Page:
the inventor changed from that of creditor-debtor to become that of equal participants in a joint venture. The joint venture owned the inventions developed by the inventor. The inventor’s extensive research activities, conducted on behalf of the joint venture, were therefore attributed to the joint venture. Mr. Cleveland, himself, provided the necessary funds to the venture, negotiated transfers to users of the venture’s inventions, and prepared any necessary legal documents. The court found that after the formation of the joint venture, Mr. Cleveland was “engaging with * * * [the inventor] in the trade or business of promoting the commercial development of the invention in which Cleveland was the owner of a participating one-half interest.” 297 F.2d at 173-174. Therefore, the court upheld a deduction for Mr. Cleveland’s contributions for research made after the formation of the joint venture, but not for the loans made before. 297 F.2d at 174.

The present case is distinguishable from Cleveland because LaSala, unlike the joint venture in Cleveland, had sold to NPDC all its rights to any product that might result from the research, and after the sale, LaSala, unlike the joint venture in Cleveland, was not engaged in the business of developing the product. LaSala would never be able to utilize such product in a trade or business. Compare also Snow v. Commissioner, supra. Furthermore, the court in Cleveland did not hold that the act of financing research in itself constitutes the trade or business of promoting an invention. The combined activities of both participants in the joint venture formed the basis for the court’s finding of a trade or business. See Cleveland v. Commissioner, 297 F.2d at 171-172.

Because of our determination that LaSala’s research expenditures were not incurred in connection with a trade or business, it is unnecessary for us to determine whether such research was conducted on LaSala’s behalf within the meaning of section 1.174-2(a)(2), Income Tax Regs. We hold that the petitioners are not entitled to deduct any partnership losses for 1979 and 1980 attributable to depreciation claimed on the four inventions for those years or attributable to the section 174 deduction claimed in 1979, and we will grant the Commissioner’s motion for partial summary judgment.

An appropriate order will be issued.

FootNotes

1. Any reference to a Rule is to the Tax Court Rules of Practice and Procedure.
2. All statutory references are to the Internal Revenue Code of 1954 as in effect during the years in issue.
3. Each of the 12 agreements states that it was entered into on Dec. 24, 1979, but in each instance, the partnership’s signature is dated Dec. 29, 1979. The exact date of execution is of no relevance to the present motion as the parties have agreed that each set of agreements was entered into on the same day.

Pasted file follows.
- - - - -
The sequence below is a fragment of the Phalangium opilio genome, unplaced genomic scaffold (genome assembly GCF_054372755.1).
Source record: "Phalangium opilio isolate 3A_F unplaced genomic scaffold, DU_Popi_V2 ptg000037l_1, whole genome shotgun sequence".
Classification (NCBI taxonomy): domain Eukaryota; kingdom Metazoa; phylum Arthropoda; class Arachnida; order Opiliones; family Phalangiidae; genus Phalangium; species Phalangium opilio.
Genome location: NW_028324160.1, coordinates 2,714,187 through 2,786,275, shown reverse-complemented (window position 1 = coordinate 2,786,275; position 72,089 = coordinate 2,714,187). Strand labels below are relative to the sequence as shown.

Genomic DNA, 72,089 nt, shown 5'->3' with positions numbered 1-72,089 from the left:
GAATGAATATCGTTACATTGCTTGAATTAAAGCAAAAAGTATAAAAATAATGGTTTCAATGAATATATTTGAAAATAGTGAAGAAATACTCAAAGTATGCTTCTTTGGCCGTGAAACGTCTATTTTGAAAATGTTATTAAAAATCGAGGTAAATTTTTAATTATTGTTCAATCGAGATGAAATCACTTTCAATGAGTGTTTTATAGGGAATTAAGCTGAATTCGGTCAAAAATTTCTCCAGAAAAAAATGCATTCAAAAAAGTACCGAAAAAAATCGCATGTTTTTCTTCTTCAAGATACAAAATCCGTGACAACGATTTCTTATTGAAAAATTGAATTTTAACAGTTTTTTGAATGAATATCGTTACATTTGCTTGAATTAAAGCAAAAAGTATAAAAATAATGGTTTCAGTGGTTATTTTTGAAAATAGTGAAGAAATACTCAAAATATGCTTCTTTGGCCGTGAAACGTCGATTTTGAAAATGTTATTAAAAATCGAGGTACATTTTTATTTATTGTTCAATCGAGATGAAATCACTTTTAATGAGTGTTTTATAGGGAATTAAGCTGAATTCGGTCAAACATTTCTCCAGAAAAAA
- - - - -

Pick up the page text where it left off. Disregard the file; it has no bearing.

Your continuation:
4. LaSala reported interest income of $314 on its 1982 partnership return, all of which income was offset by deductions of $283 for amortization and $31 for bank service charges.
5. The petitioners object to some of the documents on the grounds that they either are irrelevant to the issues presented in this motion or are the basis for improper supposition and inference by the Commissioner as to the partnership’s intent. However, the petitioners have failed to go beyond this general objection and have failed to specify their particular objection to any document.
Moreover, the standard of relevancy is broad: “`Relevant evidence’ means evidence having any tendency to make the existence of any fact that is of consequence to the determination of the action more probable or less probable than it would be without the evidence.” Fed. R. Evid. 401 (applicable to the Tax Court under sec. 7453 and Rule 143(a)). To the extent that we rely upon any document contained in the record before us, we find that such document is relevant to establishing the underlying factual or procedural posture of this case or to deciding one of the specific issues presented in this motion. Furthermore, while we agree that summary judgment is inappropriate where the parties seek to draw inferences dealing with questions of motive and intent (see Espinoza v. Commissioner, 78 T.C. 412, 417 (1982)), the resolution of this motion does not require that we draw such inferences.

6. We express no opinion as to the amount, character, or timing of any gain or loss recognizable on the sale of the four inventions by LaSala since such issue was not included in the Commissioner’s motion for partial summary judgment.
7. Lahr v. Commissioner, T.C. Memo. 1984-472; Kilroy v. Commissioner, T.C. Memo. 1980-489. We also observe that since the Supreme Court’s decision in Snow v. Commissioner, 416 U.S. 500 (1974), we have withdrawn our support in sec. 162 cases for the goods-and-services test of a trade or business advanced by Justice Frankfurter in Deputy v. du Pont, 308 U.S. 488, 499 (1940) (Frankfurter, J., concurring). Ditunno v. Commissioner, 80 T.C. 362 (1983); Groetzinger v. Commissioner, 82 T.C. 793 (1984), on appeal (7th Cir., Aug. 24, 1984).
8. Gyro Engineering Corp. v. Commissioner, T.C. Memo. 1974-288.
9. Any negotiations or planning that led to the execution of the acquisition, R & D, and license agreements appears to have been conducted by the promoters of LaSala, prior to its reorganization.
10. See note 9 supra.